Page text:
I love this woman, home schooling mother of three children by birth and one by adoption, just like me.  We "met" on our agency's forum, and then met in real life in the chaos of O'Hare airport, waiting to fly to Beijing.  She and her husband had been there a day already, their previous day's flight having been canceled which caused them to miss their Great Wall tour.  Janet approached me, tears of stress and exhaustion running down her face.  She recognized me from my blog.  We hugged.  Our meeting under those circumstances was a harbinger of our friendship--initiated by our shared experience adopting our children in China, and then cemented via email once we returned home.  We still have plans to meet again in person sometime...someday...soon. 

Janet and I need each other.  Our adoption experiences have fallen on the "very challenging" end of the continuum, and our precious children--her girl and my boy--are still grieving and resisting and tantruming their way into family life.  She and I both know the pain and the longing and confusion that comes seven months in, when most others have stopped blogging or talking about the difficult transition, while we still find ourselves searching (sometimes in vain) for the few minutes each day that resemble "normal."  We know the discomfort of being asked how's it going? and not knowing how to answer honestly.  The constant scrutiny of our own hearts and behaviors and parenting strategies and emotions (especially those) as we wonder what we're doing wrong.  The paralyzing fear of being harshly judged if we do reveal the daily unpleasantness.  The real love we have for our kids and the powerlessness we feel to make them happy.  The genuine desire not to deter others from adoption, believing it to be a beautiful part of God's redemptive plan even though we deem it, bar none, the hardest thing either of us has ever done.  Ever. 

So for any other "Janet"s out there...yeah, even if you're a dude reading this:  you are not alone.  If your kiddo hasn't stopped crying yet...or doesn't fit the composite scenario in the adoptive parenting more delayed than you expected...has a surprise special struggling to attach...or you simply don't yet feel in your heart what you thought you'd be feeling by now.  It's OK.  You are not the only one. 

As for me (and the real Janet, too), I am relying on this promise from the Lord:
I will lead the blind by ways they have not known, along unfamiliar paths I will guide them;  I will turn the darkness into light before them and make the rough places smooth.  These are the things I will do;  I will not forsake them.       Isaiah 42:16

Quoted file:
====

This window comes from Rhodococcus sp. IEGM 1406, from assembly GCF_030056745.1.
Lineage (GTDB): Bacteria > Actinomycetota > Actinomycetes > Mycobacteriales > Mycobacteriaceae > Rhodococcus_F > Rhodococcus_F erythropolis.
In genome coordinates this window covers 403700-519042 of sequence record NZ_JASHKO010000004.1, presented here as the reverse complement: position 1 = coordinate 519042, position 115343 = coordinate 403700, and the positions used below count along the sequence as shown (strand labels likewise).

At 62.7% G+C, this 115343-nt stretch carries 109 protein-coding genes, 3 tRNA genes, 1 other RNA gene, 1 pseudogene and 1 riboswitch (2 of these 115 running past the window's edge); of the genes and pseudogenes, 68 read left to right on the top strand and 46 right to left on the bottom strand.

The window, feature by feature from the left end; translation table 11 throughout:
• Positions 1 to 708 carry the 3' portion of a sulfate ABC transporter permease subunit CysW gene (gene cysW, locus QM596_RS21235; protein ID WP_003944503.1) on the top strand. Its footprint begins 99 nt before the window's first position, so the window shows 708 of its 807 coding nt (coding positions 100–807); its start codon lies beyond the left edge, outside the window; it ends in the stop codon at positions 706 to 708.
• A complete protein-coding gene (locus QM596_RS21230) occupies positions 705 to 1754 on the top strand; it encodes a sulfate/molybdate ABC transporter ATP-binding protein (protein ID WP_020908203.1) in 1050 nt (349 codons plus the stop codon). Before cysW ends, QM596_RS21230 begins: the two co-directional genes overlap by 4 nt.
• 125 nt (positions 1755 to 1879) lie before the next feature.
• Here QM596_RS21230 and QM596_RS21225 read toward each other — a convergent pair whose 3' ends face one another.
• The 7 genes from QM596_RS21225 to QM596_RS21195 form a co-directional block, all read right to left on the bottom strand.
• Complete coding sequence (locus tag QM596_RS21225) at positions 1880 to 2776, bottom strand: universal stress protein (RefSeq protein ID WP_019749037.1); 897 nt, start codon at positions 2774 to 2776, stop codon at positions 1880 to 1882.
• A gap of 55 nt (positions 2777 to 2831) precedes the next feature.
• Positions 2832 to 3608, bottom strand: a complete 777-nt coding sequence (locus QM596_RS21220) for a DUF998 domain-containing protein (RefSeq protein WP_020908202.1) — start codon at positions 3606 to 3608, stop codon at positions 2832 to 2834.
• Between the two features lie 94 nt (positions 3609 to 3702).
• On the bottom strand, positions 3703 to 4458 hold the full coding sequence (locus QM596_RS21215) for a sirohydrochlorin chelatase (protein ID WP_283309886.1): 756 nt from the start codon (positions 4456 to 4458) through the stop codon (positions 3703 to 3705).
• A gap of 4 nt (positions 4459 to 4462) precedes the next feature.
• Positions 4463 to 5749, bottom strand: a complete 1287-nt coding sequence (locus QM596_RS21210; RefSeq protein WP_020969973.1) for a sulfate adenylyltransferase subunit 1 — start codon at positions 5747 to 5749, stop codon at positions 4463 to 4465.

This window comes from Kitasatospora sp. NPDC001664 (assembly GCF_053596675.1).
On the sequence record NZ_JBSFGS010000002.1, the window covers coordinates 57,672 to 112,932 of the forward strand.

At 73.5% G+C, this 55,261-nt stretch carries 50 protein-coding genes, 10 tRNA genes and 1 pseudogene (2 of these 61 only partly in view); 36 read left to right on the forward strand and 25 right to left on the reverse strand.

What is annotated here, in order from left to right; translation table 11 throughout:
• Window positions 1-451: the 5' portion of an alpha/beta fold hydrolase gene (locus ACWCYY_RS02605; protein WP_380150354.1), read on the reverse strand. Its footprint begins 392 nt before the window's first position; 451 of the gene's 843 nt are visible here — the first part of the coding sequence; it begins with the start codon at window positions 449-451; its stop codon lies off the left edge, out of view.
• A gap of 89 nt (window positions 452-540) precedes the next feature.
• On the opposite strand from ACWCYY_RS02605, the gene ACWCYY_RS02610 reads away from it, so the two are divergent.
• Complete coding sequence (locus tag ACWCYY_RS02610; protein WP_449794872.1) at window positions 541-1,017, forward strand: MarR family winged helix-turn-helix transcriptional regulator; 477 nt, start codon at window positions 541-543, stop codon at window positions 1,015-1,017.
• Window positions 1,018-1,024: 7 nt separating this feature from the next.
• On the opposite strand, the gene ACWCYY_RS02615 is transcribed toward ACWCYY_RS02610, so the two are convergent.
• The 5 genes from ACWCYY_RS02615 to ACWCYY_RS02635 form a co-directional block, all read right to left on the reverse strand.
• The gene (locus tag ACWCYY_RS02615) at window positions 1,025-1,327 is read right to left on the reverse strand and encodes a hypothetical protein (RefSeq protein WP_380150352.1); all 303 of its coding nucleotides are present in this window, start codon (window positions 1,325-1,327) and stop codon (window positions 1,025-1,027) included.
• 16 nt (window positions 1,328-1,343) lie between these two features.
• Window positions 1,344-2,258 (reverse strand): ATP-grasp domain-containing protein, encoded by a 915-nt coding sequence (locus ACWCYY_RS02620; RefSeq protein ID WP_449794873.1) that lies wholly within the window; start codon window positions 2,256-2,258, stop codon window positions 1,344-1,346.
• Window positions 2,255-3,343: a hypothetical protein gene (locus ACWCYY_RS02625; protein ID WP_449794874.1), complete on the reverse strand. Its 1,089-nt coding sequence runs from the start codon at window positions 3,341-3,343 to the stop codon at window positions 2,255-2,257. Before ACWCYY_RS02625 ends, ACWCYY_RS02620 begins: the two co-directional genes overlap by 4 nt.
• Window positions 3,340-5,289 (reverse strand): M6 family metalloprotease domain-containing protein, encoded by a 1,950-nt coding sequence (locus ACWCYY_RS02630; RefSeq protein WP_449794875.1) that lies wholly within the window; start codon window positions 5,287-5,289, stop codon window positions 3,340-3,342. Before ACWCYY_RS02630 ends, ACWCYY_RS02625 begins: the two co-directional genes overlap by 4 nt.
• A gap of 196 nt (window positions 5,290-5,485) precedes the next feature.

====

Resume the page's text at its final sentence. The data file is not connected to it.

There's the real truth.  I am not alone, not forsaken, not without hope.  There's a wonderful, abundant future ahead for my son and for my entire family.  I believe that, deep down, despite the present challenges.  I won't quit, and love will win.  I'm crazy thankful God saw fit to give me a real flesh-and-blood friend who fills my inbox weekly with reminders of just that. 

Monday, December 12, 2011


This morning's physical therapy session with Shu was the best one in weeks, maybe months.  When I say "best" I mean minimal screaming and tantruming, and plenty of happy cooperation.  Princess Firecracker (9.5 months older) was present for the entire session, and I think that was a big motivating factor.  Might have to keep her around!

And the most exciting part?

He signed "more"! 

I've mentioned to some of you that we've been working on "more" for six months now.  So during their play, the physical therapist encouraged him (as she has for many weeks) to sign "more"...and surprise...he did...several times!  Big victory.

After she left, Shu finished his breakfast milk, and I figured he wanted more to eat.  When I asked him to tell me "more," he began his usual crying and fussing.  I got him down from his highchair, and he walked over to me for some cuddling.  I looked down to find him signing more.  I said, shocked, "More?  More bread?  You want more food?"  And he kept doing it.  So...yeah...that's good enough for me! 

He also tried something in therapy today (stepping up onto a low platform) that provoked weeping and gnashing of teeth last week.  Whew.  We continue to live in the three steps forward two steps back zone, but that's still progress, baby.

I'm incredibly thankful for a much better start to my week, for these small breakthroughs we've been praying about, and for a Father who cares about every big and small thing that weighs on my heart.

Thursday, December 8, 2011

my me morning

Gigantic thanks to my mom, dad, and sister who sacrificed their time today to give this mama a much-desired few hours alone.  My parents kept the littles at their house, even fed them breakfast and lunch, while my sister took the bigs to lunch and a movie.  Pretty big deal since this is Hummus Girl's very first theater experience!